Fa yeung nin wah

Fa yeung nin wah
In the Mood for Love

Two neighbors form a strong bond after both suspect extramarital activities of their spouses. However, they agree to keep their bond platonic so as not to commit similar wrongs.


“The figure is the lover at work.”

Roland Barthes1


“Gestures are performed individually, but they are not possessed by individuals. They acquire force and significance through repetition and variation. They are never simply signs – of a singular emotion, or identity, nor an expression of the soul (or to put this less quaintly, of individual subjectivity), but a charting of relations, imagined as well as real, interdiegetic as well as between films and audiences, stars and fans, characters and actors.”

Lesley Stern2


“The philosophical notions of a book of life or game of love allow us to tie together into a meaningful pattern much of what happens in In the Mood for Love, as well as how it is presented: the repetitions on all levels, the incessant mirroring and shifting between characters, the ‘what if’ ritual of make-believe between Mr Chow and Mrs Chan that keeps tripping us up as we try to follow (and invest ourselves in) the romantic plot. There is also another key level – insufficiently grasped or followed through by Wong, in my view – that structures the hierarchy of elements in the film. ‘I'm not like you’, ‘we won't be like them’: the movie is full of these remarks by one or other of the protagonists as they contemplate their unfaithful spouses or their various friends, acquaintances and colleagues. They hold on desperately to their specialness, their difference from ‘ordinary’ folk (signalled in every way: their looks, their bearing, their solemnity, their ‘star status’) – and it is this determination which removes them not only from the sphere of sin and social transgression, but also the possibility of love itself. That is the paradox they are caught in which condemns them to misery and the primal Wong condition: disconnected solitude. Wong’s entire aesthetic form lets us see it another way: these lovers are exactly like everyone else – like each other, like their partners, like the chattering rabble, like every one else before and after them who has ever succumbed and suffered. Everyone feels the way they feel, at all moments. The play on the overheard voices and glimpsed silhouettes of the shadowy spouses confirms this sense – not to mention the droll, Lubitschian device of the gifts, clothes and accessories that (on the plot level) give away the infidelity, while (on a deeper level) stir the increasing indefinition of these screen figures. Unfortunately, Wong apparently had a particularly hard time trying to mark an ending within the flow of this eternal return. To solve the problem he invented – and sticks late in the film – the business of Mr Chow’s secret (and all the other ‘perhaps’ hidden secrets which cascade forth at the end). This device of the secret has the sorry effect of smuggling back in the very illusion of aristocratic specialness that the film seeks, in other ways, to undermine. The secrets held in the bosom by Mr Chow and Mrs Chan separate them once and for all from all those ‘vulgar’ people who merely eat, chatter, go to the whorehouse and seek cheap travel fares. The torment of Wong’s characters here links, unexpectedly, with the classic dilemma of Scorsese’s heroes: to never be like the mass of human others, to smash the reflection in the mirror that reminds one of this inescapable fate. And, in such a frayed context of ‘the humanist subject’ at the edge of recognising its own oblivion, secrets are one of the best ways of reloading the old-fashioned circuit of spectator-character projection – that part of the cinema experience "given over to silence and to a relative aphasia as if it were the ultimate secret of our lives while perhaps really constituting our ultimate subjection’ (Jean-Louis Schefer).”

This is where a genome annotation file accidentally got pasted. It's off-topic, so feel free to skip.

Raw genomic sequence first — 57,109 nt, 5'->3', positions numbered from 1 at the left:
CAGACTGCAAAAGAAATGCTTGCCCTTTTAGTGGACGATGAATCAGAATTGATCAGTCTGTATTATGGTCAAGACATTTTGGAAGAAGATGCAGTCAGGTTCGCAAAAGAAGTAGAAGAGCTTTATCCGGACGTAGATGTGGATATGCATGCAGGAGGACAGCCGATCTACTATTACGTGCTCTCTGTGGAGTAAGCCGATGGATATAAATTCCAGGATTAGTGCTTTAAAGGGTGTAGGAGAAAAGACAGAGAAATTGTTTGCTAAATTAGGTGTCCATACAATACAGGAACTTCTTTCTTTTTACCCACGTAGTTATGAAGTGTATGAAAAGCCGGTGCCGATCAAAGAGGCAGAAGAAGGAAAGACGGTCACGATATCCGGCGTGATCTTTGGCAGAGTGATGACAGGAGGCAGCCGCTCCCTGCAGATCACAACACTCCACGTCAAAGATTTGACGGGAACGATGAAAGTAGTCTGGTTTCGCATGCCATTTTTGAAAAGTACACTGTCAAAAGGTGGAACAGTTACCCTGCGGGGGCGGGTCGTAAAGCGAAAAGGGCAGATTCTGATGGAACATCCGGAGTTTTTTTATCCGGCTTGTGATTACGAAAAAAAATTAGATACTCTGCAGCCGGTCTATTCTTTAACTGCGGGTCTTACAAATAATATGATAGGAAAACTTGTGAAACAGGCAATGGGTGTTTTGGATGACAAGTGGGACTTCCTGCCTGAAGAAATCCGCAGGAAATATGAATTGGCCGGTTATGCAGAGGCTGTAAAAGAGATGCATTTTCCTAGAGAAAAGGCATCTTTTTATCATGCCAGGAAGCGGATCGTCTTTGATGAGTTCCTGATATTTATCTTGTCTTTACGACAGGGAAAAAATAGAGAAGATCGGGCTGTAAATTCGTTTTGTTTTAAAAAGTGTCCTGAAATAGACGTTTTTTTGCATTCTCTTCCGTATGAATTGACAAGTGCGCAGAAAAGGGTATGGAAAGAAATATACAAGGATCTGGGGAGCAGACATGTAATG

Adrian Martin3


“Wong Kar-wai’s impossible romances – built, as this one is, on the nuances of substitution and repetition – underscore his sense of how the inevitability and impossibility of change cohabit any given moment. Any gesture that attempts to capture such an impossible configuration cannot but suspend time; and thus we are left to gaze at lovely images of a bygone era that are atemporally arranged, clocked only by Maggie Cheung’s impeccable and spectacularly patterned cheongsam dresses.”

Carla Marcantonio4


UPDATED ON 03.09.2023